Much of the literature on sexual assault focuses on national or urban data, resulting in limited availability of research centered on the issues unique to post-sexual-assault service providers in rural areas. Subsequently, a good deal of what is known regarding sexual assault in rural communities is based on the anecdotal experience of providers. By partnering with a network of existing service providers, sexual assault nurse examiner (SANE) programs can identify and address the unique set of challenges rural populations face such as geographic isolation, mistrust of community service providers, reluctance to accept services, and enduring cultural misconceptions surrounding sexual assault. Collaboration and communication are instrumental in building a successful rural SANE program and improving service response when working with patient populations struggling with poverty and a lack of both formal and informal systems of support.
Challenges, Barriers, and Solutions
Building a SANE Program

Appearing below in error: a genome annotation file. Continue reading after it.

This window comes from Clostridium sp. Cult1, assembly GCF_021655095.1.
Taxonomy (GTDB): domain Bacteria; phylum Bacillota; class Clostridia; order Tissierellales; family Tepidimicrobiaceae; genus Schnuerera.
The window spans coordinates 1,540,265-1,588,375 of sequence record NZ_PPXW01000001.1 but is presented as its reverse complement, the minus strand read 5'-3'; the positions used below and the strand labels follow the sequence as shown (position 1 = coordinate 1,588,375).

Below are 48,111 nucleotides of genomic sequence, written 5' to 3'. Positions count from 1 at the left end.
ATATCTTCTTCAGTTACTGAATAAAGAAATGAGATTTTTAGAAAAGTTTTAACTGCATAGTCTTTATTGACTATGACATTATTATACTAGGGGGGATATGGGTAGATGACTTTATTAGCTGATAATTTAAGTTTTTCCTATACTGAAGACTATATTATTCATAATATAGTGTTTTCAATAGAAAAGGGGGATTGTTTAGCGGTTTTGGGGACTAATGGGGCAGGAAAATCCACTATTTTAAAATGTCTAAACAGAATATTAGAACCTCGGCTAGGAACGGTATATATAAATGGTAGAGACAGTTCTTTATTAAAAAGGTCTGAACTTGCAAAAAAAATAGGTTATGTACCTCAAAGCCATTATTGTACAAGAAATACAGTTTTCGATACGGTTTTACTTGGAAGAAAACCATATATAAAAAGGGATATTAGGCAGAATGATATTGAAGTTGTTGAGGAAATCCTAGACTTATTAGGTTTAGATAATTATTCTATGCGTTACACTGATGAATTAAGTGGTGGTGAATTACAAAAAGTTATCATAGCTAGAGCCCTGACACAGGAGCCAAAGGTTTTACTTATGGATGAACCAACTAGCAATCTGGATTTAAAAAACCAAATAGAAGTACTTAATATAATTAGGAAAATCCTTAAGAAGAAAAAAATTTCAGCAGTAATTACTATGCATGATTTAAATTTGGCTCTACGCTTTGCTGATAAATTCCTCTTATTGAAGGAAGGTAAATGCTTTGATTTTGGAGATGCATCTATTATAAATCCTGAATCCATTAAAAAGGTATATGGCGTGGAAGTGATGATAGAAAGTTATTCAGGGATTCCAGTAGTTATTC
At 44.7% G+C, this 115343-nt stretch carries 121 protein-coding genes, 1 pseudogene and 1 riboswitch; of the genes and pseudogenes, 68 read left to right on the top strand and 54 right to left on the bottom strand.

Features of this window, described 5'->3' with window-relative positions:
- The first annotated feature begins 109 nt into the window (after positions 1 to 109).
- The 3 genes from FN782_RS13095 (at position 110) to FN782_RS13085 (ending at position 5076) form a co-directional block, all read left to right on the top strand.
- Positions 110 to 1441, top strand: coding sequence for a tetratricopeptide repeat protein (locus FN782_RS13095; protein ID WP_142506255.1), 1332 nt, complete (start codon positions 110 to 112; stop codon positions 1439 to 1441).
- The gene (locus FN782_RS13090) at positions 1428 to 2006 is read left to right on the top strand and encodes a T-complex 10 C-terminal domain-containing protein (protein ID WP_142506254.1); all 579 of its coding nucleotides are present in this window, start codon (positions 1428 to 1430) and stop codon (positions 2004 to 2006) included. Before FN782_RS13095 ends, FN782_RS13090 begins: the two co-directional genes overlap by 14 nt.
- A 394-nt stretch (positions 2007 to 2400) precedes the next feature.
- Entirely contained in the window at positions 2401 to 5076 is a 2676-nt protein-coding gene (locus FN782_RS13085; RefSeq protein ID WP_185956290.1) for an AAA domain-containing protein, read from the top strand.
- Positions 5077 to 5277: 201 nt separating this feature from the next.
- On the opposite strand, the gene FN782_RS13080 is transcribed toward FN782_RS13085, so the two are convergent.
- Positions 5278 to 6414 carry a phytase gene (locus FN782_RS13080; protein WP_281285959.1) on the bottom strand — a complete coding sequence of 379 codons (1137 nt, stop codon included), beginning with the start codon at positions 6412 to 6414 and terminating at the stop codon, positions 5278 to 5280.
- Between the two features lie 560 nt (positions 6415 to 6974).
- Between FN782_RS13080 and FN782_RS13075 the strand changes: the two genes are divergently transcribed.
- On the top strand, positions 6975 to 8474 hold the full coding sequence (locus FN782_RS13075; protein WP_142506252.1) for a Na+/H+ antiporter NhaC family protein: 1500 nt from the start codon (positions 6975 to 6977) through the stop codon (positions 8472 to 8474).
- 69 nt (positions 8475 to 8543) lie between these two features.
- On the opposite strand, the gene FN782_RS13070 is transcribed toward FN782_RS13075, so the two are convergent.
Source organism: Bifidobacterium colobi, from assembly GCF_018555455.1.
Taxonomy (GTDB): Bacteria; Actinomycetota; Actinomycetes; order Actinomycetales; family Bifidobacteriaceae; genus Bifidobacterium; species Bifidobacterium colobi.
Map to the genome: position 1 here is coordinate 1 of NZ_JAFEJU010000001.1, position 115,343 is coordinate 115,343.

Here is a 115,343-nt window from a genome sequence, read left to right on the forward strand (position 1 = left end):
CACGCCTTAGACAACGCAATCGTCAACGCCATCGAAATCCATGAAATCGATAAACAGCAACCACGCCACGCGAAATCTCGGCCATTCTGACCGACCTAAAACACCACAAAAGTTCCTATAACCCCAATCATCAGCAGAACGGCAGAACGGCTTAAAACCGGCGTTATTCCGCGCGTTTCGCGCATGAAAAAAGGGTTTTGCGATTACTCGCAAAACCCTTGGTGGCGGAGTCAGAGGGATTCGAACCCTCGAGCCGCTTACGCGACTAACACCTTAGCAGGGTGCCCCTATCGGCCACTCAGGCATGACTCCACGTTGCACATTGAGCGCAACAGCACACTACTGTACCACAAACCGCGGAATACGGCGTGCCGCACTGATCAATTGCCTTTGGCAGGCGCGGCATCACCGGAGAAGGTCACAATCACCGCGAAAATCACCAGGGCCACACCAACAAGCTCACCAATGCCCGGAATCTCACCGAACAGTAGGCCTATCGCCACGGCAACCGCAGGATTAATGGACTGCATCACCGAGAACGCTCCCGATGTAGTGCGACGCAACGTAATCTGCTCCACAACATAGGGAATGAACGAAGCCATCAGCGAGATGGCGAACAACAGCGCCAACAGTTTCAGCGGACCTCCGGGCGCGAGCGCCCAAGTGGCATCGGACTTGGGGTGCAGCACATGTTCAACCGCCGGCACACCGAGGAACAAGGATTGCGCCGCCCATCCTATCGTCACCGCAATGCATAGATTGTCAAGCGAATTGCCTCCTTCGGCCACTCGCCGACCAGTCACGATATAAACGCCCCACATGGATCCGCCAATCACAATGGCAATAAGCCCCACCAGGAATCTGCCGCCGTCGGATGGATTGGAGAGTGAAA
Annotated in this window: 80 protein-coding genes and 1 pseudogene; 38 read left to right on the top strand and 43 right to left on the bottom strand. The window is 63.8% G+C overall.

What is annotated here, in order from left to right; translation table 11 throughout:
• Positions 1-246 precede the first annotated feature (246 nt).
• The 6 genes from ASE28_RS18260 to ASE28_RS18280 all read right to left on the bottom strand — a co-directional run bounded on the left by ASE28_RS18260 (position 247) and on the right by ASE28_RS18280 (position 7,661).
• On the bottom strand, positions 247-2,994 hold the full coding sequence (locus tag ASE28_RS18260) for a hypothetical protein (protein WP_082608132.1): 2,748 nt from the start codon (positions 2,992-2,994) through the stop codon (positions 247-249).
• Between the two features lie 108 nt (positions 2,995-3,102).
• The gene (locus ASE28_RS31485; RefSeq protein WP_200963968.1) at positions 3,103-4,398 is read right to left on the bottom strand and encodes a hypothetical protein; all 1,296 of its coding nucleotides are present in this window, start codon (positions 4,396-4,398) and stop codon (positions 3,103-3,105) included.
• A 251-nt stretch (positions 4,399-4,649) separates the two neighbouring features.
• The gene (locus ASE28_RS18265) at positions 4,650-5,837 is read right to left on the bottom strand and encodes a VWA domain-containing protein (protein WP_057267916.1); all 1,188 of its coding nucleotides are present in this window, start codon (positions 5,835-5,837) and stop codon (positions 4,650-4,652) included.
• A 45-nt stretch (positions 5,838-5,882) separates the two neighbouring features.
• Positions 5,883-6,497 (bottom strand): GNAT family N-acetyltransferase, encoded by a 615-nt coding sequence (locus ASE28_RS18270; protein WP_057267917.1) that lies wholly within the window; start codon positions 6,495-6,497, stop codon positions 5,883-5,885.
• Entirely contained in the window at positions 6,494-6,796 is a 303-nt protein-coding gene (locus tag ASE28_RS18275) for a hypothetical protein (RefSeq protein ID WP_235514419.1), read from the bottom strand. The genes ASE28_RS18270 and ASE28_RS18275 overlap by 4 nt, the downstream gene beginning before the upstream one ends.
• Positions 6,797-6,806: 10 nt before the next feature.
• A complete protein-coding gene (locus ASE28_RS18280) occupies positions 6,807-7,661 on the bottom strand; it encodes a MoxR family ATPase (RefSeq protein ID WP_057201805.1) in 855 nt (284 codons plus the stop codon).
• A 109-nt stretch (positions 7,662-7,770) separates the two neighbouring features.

The gap in services and resources for patients experiencing sexual assault was a contributing factor that resulted in the funding of the Health Education Learning Program for Sexual Assault in Rural Appalachia (HELP SARA) program. The grant, funded by the Health Resources and Services Administration (HRSA) through the Advanced Nursing Education-Sexual Assault Nurse Examiner (ANE-SANE) program, was written to focus on eight rural counties of Northeast Tennessee. In 2018, there were no certified SANE nurses serving the targeted eight counties of Northeast Tennessee. With a total regional population of 516,931 residents (United States Census Bureau, 2020a), a lack of SANEs in rural northeastern Tennessee not only was problematic for patients needing sexual assault services but also created a training gap for rural nurses interested in the field of sexual assault examination. As the grant initiatives grew, efforts extended into Southwest Virginia to include nurses who worked for the regional healthcare system or leading rural community partners.